The R&B singer told a news conference Monday he had laid the first stone for the city in the Atlantic Ocean village of Mbodiene, around 60 miles south of the capital Dakar.
The solar-powered Akon City will offer hotels, a university, hospitals, business and leisure centres including a casino, as well as movie studios, all featuring futuristic designs by architect Hussein Bakri, with African sculptures for inspiration.
Wakanda, the fictional African city of the Black Panther comic book series, served as additional inspiration, Akon acknowledged.
As he was growing up in the US state of New Jersey, where his family moved when he was seven, Akon ‘ran into a lot of African-Americans that didn’t really understand their culture,’ the 47-year-old said.
‘So I wanted to build a city or a project like this that will give them the motivation to know that there is a home back home,’ he said, adding that he had received the blessing – and advice – of Mbodiene’s elders.
Speaking alternately in English and Wolof, the dominant language in Senegal, the talent with hits including ‘Locked Up’ and ‘Smack That’ said that Akon City would also include a ‘village of African cultures’.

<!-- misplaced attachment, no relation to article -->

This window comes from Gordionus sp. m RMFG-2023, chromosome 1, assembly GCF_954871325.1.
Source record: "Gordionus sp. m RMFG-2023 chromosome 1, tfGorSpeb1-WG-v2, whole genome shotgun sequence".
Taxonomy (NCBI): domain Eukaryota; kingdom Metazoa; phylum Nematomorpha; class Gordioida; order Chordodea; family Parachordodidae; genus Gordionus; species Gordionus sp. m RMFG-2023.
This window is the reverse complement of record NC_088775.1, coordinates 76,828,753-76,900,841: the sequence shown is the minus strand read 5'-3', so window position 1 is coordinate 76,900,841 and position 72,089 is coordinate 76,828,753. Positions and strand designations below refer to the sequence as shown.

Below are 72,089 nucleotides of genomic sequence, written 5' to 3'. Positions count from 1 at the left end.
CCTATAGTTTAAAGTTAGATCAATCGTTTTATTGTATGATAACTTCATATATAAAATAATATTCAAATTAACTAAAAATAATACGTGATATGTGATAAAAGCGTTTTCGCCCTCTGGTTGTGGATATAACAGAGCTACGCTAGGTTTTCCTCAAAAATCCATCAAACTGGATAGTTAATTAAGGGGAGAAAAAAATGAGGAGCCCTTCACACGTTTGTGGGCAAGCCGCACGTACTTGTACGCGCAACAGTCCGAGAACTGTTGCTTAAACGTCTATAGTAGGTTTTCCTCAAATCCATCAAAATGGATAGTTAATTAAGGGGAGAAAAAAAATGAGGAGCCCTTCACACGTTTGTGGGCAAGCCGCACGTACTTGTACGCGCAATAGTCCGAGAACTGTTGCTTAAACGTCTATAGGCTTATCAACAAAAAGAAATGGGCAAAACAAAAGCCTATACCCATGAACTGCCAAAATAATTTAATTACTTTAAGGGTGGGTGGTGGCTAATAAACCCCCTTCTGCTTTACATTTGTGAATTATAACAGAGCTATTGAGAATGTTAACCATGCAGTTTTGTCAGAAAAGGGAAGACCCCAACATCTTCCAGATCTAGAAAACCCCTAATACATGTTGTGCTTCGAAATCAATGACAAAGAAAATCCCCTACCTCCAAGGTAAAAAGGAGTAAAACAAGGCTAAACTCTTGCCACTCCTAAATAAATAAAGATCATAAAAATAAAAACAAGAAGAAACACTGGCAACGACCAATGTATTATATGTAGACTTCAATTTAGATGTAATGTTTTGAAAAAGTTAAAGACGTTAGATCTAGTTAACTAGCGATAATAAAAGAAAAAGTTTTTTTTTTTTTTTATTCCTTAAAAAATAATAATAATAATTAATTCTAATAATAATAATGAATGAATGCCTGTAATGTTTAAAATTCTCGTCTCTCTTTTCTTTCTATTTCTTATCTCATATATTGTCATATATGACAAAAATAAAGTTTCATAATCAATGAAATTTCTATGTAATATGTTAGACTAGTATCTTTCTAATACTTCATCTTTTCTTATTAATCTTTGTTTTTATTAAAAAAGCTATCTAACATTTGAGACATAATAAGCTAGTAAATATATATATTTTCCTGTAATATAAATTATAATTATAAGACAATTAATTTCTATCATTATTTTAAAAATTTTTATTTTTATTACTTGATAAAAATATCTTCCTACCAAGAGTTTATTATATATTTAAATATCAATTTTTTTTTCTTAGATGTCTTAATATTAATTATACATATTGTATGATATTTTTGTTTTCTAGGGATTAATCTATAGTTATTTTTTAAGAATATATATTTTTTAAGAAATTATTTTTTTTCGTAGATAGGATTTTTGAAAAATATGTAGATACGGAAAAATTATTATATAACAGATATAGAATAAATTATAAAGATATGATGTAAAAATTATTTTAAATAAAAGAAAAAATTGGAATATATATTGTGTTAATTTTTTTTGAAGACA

‘As you come in from America, or Europe or anywhere in the diaspora, and you feel like you want to visit Africa, we want Senegal to be your first stop,’ said Akon, whose real name is Alioune Badara Thiam.
The musician and green entrepreneur who set up Akon Lighting Africa to boost solar power on the continent said the new city would be built using renewable materials of African origin to the extent possible.
He said the project would cost an overall $6 billion but would not name the principal investors because of confidentiality clauses.
‘We are still talking with partners and investors,’ Akon said, adding that local investment ‘no matter how small or how big’ would be welcome.
Akon said he told Bakri who accompanied him at the press conference – ‘I need a building that looks like a statue that you can take home… like real African sculptures that they make in the villages.’
He added: ‘The shapes might be weird, but they are African.’
Work will start early next year, with completion of the first phase set for 2023.
Akon, who said the project would benefit the local people, notably young Senegalese, is not the only international star with West African roots involved in such investments.